‘Baseless, malicious’: India slams Australian newspaper for report criticising Modi for Covid crisis

In the article published in ‘The Australian’, journalist Philip Sherwell blamed the Indian government for the alarming coronavirus crisis in the country.

India on Monday took strong exception to an article published in The Australianwhich attributed the devastating second wave of coronavirus in the country to the missteps and complacency of Prime Minister Narendra Modi.

In a letter to The Australian’s Editor-in-Chief Christopher Doe, the Indian High Commission in Canberra called the article “completely baseless, malicious and slanderous”, and urged the newspaper to publish a rejoinder.

“It appears that the report has been written only with the sole objective of undermining the universally acclaimed approach taken by the Government of India to fight against the deadly global pandemic, at this decisive moment,” it said.

Written by Philip Sherwell, the article in question was originally published in The Times on Saturday with the headline, “Modi leads India out of lockdown and into a Covid apocalypse”. It was reproduced in the Australian daily a day later with the title: “Modi leads India into a viral apocalypse”.

Among other things, the article pointed to the “hubris”, “nationalist politics”, slow vaccine roll-out, an ill-equipped health system, and “promotion of the economy over containment” as some of the immediate factors behind the crisis in India, according to NDTV.

“Arrogance, hyper-nationalism and bureaucratic incompetence have combined to create a crisis of epic proportions, critics say, as India’s crowd-loving PM basks while citizens literally suffocate,” Sherwell wrote.

It said that despite the repeated warning of health experts and a burgeoning shortage of oxygen and vaccines in the country, the government allowed religious gatherings such as the Kumbh Mela to continue unabated, while the prime minister himself spearheaded mammoth election rallies where tens of thousands participated without masks.

“Narendra Modi could not hide his delight as he surveyed his cheering supporters. ‘I’ve never seen such huge crowds,’ the Indian prime minister declared at an election rally in West Bengal last Saturday,” Sherwell wrote.

‘Malicious and motivated report’

In its letter to The Australian, Indian authorities called the allegations needless. The High Commission said the article “has strangely rushed to blame” the surge on the “restricted election campaign” by Modi and “one religious gathering”, when his government was taking “all possible measures” to tackle the crisis “on a war footing”.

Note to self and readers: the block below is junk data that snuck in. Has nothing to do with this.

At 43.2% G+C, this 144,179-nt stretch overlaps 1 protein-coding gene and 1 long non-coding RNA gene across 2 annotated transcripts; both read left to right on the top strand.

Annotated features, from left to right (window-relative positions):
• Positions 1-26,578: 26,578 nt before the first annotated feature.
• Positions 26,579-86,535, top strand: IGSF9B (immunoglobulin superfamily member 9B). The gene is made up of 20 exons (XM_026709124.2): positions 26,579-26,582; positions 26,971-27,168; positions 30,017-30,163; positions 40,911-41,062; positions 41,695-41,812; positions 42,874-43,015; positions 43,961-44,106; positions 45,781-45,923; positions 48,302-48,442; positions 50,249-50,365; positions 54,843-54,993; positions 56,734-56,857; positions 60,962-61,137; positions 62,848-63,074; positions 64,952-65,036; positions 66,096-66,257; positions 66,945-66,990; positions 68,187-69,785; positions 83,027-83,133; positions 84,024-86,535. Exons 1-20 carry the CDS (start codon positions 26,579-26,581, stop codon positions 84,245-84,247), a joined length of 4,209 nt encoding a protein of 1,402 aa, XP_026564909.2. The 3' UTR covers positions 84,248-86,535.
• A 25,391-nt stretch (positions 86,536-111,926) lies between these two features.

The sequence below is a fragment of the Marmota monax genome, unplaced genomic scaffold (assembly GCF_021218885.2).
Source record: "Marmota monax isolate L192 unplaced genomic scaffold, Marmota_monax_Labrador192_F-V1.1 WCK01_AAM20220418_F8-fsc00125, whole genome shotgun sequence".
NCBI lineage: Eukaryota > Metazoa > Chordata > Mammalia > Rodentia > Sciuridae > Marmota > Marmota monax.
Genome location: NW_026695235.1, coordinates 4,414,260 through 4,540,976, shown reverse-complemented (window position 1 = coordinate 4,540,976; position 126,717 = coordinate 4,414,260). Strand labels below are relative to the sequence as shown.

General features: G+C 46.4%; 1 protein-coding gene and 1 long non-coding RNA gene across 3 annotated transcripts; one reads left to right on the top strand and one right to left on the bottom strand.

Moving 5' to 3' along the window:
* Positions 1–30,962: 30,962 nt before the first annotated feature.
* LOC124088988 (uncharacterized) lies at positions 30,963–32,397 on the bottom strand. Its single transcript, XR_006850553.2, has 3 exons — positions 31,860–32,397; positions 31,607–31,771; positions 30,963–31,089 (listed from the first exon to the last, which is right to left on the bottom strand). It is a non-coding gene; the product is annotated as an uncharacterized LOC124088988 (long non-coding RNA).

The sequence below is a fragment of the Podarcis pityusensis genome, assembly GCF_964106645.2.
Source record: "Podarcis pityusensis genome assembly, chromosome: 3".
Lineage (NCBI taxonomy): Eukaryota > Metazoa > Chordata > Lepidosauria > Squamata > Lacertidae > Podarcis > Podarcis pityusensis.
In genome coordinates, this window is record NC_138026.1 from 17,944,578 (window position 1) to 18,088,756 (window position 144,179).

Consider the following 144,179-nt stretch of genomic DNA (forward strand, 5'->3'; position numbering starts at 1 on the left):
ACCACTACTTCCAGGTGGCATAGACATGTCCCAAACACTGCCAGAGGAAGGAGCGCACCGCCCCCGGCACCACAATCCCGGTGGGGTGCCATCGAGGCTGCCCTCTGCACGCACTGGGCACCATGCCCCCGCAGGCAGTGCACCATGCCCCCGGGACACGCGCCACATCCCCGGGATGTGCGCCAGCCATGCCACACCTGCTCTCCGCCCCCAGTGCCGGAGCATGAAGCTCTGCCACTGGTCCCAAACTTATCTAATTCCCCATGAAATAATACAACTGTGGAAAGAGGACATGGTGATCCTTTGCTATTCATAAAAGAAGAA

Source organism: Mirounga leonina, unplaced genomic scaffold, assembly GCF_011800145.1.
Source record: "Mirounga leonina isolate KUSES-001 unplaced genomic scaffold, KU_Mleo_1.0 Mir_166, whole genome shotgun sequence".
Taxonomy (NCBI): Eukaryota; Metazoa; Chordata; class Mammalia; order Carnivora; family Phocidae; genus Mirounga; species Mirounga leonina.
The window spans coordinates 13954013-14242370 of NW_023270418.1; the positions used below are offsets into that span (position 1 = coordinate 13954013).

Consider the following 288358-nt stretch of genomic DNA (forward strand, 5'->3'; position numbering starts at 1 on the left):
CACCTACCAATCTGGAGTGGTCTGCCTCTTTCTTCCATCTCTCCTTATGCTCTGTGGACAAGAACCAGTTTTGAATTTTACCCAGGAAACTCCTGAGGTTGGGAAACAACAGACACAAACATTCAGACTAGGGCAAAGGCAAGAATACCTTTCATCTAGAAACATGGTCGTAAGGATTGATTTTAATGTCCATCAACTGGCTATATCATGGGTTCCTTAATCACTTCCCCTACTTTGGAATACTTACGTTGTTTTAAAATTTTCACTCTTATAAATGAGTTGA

The letter referred to “a number of measures” taken by the government to combat the pandemic, starting from the lockdown in March last year to the vaccination drive.

“Welfare of every citizen of India remains the highest priority for the Government of India,” the letter said, also referring to the Centre’s “vaccine diplomacy” and how it had “probably saved hundreds of millions more around the world”.

The Commission said it hoped the newspaper will publish this rejoinder “to set the records straight” and also refrain from publishing “such baseless articles in future”.

“Coverage of such motivated and malicious reports in your publication only helps in spreading falsehoods and undermining humanity’s common fight against the pandemic,” it told The Australian. “Needless to add, it does no good to the reputation of your own publication.”

Social media users question government narrative

However, Indians on Twitter picked holes in the government’s narrative and questioned on what basis was it objecting to The Australian article, when this was the reality of the situation.

“The report is absolutely correct,” one user wrote. “Today also BJP leaders were campaigning in West Bengal. Infections in WB [West Bengal] has increased by 10 times after election rally started.”

Modi’s image upkeep, however a failure, is pivotal and way more important than the exposed crisis wherein citizens at random gasping and dropping dead at hospital gates or at homes is in thousands. Undercounts is another feature trying to suppress the gravity of the catastrophe,” another Twitter user wrote.

Several others shared videos and photographs from Modi’s rallies in West Bengal, which showed thousands of his supporters with little evidence of masks or physical distancing. “Is this what a ‘restricted election campaign’ looks like?” a user wrote.

Source: Scroll


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